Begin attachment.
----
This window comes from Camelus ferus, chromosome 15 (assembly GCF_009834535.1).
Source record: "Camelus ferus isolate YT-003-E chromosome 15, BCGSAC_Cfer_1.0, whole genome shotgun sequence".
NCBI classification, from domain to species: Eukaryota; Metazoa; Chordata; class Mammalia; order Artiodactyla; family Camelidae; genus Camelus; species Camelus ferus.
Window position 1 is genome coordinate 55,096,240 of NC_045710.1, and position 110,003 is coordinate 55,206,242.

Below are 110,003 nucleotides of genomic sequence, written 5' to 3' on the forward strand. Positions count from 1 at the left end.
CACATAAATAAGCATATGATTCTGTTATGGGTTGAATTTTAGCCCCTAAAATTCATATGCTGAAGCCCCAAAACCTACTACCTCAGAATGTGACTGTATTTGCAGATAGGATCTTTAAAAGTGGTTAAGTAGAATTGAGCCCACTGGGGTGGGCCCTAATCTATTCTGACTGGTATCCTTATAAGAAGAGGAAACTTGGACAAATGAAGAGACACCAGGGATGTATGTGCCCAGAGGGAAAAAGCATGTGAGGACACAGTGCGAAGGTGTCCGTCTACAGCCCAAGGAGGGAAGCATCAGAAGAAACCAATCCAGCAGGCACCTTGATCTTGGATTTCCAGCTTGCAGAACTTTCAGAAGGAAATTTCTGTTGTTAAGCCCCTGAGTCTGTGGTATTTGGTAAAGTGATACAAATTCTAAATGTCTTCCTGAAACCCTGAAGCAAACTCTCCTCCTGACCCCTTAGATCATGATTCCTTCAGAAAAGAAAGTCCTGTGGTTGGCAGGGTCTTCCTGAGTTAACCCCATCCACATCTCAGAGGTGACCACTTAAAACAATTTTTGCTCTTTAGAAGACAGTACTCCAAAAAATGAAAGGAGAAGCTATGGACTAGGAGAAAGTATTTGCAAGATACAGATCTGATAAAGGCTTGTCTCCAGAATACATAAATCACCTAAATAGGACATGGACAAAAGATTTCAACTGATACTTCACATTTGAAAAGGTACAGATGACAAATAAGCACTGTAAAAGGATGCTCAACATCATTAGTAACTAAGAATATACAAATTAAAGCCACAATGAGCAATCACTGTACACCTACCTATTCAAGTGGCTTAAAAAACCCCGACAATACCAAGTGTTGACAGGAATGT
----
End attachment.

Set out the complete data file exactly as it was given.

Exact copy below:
This window comes from Camelus ferus, chromosome 15 (assembly GCF_009834535.1).
Source record: "Camelus ferus isolate YT-003-E chromosome 15, BCGSAC_Cfer_1.0, whole genome shotgun sequence".
NCBI classification, from domain to species: Eukaryota; Metazoa; Chordata; class Mammalia; order Artiodactyla; family Camelidae; genus Camelus; species Camelus ferus.
Window position 1 is genome coordinate 55,096,240 of NC_045710.1, and position 110,003 is coordinate 55,206,242.

Below are 110,003 nucleotides of genomic sequence, written 5' to 3' on the forward strand. Positions count from 1 at the left end.
CACATAAATAAGCATATGATTCTGTTATGGGTTGAATTTTAGCCCCTAAAATTCATATGCTGAAGCCCCAAAACCTACTACCTCAGAATGTGACTGTATTTGCAGATAGGATCTTTAAAAGTGGTTAAGTAGAATTGAGCCCACTGGGGTGGGCCCTAATCTATTCTGACTGGTATCCTTATAAGAAGAGGAAACTTGGACAAATGAAGAGACACCAGGGATGTATGTGCCCAGAGGGAAAAAGCATGTGAGGACACAGTGCGAAGGTGTCCGTCTACAGCCCAAGGAGGGAAGCATCAGAAGAAACCAATCCAGCAGGCACCTTGATCTTGGATTTCCAGCTTGCAGAACTTTCAGAAGGAAATTTCTGTTGTTAAGCCCCTGAGTCTGTGGTATTTGGTAAAGTGATACAAATTCTAAATGTCTTCCTGAAACCCTGAAGCAAACTCTCCTCCTGACCCCTTAGATCATGATTCCTTCAGAAAAGAAAGTCCTGTGGTTGGCAGGGTCTTCCTGAGTTAACCCCATCCACATCTCAGAGGTGACCACTTAAAACAATTTTTGCTCTTTAGAAGACAGTACTCCAAAAAATGAAAGGAGAAGCTATGGACTAGGAGAAAGTATTTGCAAGATACAGATCTGATAAAGGCTTGTCTCCAGAATACATAAATCACCTAAATAGGACATGGACAAAAGATTTCAACTGATACTTCACATTTGAAAAGGTACAGATGACAAATAAGCACTGTAAAAGGATGCTCAACATCATTAGTAACTAAGAATATACAAATTAAAGCCACAATGAGCAATCACTGTACACCTACCTATTCAAGTGGCTTAAAAAACCCCGACAATACCAAGTGTTGACAGGAATGT